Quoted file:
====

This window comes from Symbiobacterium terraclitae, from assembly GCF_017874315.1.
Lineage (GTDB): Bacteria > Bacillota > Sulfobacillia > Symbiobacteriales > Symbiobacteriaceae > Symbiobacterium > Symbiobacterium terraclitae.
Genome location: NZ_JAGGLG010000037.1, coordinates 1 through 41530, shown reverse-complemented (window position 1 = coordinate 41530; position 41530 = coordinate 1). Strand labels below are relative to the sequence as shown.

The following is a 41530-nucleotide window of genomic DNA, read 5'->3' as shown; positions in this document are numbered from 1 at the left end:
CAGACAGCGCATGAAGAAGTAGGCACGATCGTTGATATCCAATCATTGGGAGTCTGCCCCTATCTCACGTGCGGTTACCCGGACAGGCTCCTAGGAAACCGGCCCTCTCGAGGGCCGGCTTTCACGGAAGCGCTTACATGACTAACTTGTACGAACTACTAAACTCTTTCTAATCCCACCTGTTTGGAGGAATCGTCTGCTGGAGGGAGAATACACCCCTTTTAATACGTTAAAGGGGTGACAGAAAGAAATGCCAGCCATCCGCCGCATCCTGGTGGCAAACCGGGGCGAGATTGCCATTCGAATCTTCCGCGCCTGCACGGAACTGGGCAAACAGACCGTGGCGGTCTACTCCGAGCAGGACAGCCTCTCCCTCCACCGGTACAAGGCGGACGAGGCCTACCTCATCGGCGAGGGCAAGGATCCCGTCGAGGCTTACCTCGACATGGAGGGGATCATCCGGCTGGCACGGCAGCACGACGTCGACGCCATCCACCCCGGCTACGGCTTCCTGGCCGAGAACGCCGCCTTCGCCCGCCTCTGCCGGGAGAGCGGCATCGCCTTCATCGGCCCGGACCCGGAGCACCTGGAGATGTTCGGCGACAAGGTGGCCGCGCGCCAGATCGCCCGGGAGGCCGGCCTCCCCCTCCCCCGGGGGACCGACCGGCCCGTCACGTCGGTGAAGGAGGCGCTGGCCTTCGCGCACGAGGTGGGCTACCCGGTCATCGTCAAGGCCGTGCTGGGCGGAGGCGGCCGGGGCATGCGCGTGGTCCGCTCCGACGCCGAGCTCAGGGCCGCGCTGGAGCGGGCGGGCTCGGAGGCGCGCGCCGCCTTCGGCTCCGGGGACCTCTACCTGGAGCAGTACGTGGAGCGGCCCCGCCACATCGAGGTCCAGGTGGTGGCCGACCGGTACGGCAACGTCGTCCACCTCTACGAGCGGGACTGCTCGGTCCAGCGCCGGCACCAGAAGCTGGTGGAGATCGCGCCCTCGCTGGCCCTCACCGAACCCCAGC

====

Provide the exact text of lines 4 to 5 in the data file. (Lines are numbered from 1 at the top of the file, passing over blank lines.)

The following is a 41530-nucleotide window of genomic DNA, read 5'->3' as shown; positions in this document are numbered from 1 at the left end:
CAGACAGCGCATGAAGAAGTAGGCACGATCGTTGATATCCAATCATTGGGAGTCTGCCCCTATCTCACGTGCGGTTACCCGGACAGGCTCCTAGGAAACCGGCCCTCTCGAGGGCCGGCTTTCACGGAAGCGCTTACATGACTAACTTGTACGAACTACTAAACTCTTTCTAATCCCACCTGTTTGGAGGAATCGTCTGCTGGAGGGAGAATACACCCCTTTTAATACGTTAAAGGGGTGACAGAAAGAAATGCCAGCCATCCGCCGCATCCTGGTGGCAAACCGGGGCGAGATTGCCATTCGAATCTTCCGCGCCTGCACGGAACTGGGCAAACAGACCGTGGCGGTCTACTCCGAGCAGGACAGCCTCTCCCTCCACCGGTACAAGGCGGACGAGGCCTACCTCATCGGCGAGGGCAAGGATCCCGTCGAGGCTTACCTCGACATGGAGGGGATCATCCGGCTGGCACGGCAGCACGACGTCGACGCCATCCACCCCGGCTACGGCTTCCTGGCCGAGAACGCCGCCTTCGCCCGCCTCTGCCGGGAGAGCGGCATCGCCTTCATCGGCCCGGACCCGGAGCACCTGGAGATGTTCGGCGACAAGGTGGCCGCGCGCCAGATCGCCCGGGAGGCCGGCCTCCCCCTCCCCCGGGGGACCGACCGGCCCGTCACGTCGGTGAAGGAGGCGCTGGCCTTCGCGCACGAGGTGGGCTACCCGGTCATCGTCAAGGCCGTGCTGGGCGGAGGCGGCCGGGGCATGCGCGTGGTCCGCTCCGACGCCGAGCTCAGGGCCGCGCTGGAGCGGGCGGGCTCGGAGGCGCGCGCCGCCTTCGGCTCCGGGGACCTCTACCTGGAGCAGTACGTGGAGCGGCCCCGCCACATCGAGGTCCAGGTGGTGGCCGACCGGTACGGCAACGTCGTCCACCTCTACGAGCGGGACTGCTCGGTCCAGCGCCGGCACCAGAAGCTGGTGGAGATCGCGCCCTCGCTGGCCCTCACCGAACCCCAGC